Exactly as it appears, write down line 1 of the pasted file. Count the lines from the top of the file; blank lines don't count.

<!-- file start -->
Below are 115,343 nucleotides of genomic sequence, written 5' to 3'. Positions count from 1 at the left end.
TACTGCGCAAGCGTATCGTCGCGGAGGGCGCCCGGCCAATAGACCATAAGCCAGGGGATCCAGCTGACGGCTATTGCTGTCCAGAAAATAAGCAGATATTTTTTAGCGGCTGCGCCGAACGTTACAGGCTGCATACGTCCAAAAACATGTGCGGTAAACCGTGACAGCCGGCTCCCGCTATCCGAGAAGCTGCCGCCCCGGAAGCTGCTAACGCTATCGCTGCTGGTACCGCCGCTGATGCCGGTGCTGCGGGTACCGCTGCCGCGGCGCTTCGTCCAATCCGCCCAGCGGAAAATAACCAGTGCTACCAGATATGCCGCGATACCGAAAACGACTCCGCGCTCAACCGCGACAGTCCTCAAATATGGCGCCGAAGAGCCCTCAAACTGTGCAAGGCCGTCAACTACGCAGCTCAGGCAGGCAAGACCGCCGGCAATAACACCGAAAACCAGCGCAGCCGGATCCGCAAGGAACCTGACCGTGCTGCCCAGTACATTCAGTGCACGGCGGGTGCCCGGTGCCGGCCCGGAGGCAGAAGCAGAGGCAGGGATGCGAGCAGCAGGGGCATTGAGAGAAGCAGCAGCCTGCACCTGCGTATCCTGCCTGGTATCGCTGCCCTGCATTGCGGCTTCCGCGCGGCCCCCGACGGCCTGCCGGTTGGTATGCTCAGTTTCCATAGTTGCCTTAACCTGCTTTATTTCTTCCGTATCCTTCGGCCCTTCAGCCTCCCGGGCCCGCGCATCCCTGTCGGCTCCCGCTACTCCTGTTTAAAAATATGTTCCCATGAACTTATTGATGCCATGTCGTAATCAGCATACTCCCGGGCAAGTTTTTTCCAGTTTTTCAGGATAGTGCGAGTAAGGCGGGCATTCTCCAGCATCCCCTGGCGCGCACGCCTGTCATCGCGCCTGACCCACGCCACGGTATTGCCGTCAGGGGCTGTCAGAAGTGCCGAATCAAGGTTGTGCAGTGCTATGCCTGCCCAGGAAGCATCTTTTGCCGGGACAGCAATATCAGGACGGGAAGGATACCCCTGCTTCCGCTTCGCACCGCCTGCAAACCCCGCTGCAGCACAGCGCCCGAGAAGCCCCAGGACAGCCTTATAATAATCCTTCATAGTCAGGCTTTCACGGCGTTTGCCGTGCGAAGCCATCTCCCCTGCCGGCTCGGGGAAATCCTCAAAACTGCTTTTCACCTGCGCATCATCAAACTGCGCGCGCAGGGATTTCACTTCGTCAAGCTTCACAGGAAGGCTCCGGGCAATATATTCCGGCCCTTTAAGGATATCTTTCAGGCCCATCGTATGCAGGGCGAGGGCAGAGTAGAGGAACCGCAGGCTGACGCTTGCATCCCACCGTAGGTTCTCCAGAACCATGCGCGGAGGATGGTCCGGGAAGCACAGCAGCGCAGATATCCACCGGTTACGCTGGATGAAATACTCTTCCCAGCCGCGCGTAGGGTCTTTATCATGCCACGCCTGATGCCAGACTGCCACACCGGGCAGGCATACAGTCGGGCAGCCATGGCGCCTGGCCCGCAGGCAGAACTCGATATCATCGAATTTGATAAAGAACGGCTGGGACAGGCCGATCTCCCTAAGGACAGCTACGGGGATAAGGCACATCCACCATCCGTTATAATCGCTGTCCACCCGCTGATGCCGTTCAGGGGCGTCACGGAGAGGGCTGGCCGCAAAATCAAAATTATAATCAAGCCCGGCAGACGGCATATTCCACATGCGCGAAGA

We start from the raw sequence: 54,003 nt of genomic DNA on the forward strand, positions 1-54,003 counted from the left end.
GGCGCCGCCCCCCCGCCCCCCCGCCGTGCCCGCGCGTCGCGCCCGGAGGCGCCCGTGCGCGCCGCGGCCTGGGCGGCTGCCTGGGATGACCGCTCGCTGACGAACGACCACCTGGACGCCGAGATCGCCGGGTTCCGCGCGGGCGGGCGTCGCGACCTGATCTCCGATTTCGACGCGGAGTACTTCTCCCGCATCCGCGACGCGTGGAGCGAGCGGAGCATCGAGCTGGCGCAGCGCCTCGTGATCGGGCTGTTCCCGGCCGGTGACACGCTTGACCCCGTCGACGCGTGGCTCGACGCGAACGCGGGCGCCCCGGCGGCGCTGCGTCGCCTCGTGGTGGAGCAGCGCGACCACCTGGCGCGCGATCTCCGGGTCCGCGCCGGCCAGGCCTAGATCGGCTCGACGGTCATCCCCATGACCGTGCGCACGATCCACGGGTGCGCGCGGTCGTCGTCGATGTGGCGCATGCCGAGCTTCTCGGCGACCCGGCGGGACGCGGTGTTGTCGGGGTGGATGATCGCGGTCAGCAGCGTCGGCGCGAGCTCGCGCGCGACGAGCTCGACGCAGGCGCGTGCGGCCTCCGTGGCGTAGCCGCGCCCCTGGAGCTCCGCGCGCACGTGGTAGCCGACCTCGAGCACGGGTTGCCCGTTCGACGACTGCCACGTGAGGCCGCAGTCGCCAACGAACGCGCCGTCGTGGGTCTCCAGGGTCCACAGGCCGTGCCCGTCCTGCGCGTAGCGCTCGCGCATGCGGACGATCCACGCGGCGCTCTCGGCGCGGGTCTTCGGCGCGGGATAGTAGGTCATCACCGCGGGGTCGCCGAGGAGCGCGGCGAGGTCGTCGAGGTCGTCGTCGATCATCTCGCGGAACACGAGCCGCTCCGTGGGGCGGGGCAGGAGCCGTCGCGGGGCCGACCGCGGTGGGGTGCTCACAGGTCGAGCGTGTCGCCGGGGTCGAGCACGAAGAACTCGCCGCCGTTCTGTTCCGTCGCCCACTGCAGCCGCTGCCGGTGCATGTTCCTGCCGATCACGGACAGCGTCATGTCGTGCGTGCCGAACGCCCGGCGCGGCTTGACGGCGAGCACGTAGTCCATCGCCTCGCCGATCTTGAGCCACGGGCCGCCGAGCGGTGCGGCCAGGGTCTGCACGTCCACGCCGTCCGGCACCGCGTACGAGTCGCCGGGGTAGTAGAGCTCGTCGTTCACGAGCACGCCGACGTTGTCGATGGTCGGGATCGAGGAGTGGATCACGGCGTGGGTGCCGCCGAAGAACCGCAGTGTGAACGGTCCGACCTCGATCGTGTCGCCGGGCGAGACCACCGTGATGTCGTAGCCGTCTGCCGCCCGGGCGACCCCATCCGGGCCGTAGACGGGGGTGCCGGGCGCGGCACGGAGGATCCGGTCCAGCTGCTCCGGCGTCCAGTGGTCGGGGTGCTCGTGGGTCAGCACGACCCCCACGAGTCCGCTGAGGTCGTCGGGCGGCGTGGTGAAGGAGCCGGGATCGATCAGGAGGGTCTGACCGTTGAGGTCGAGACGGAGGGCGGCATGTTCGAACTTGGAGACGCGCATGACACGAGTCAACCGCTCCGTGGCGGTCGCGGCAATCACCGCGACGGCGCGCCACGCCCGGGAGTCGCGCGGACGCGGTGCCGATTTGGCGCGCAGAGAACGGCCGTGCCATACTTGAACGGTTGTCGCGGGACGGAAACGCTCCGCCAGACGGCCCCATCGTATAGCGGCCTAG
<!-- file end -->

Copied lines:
Below are 115,343 nucleotides of genomic sequence, written 5' to 3'. Positions count from 1 at the left end.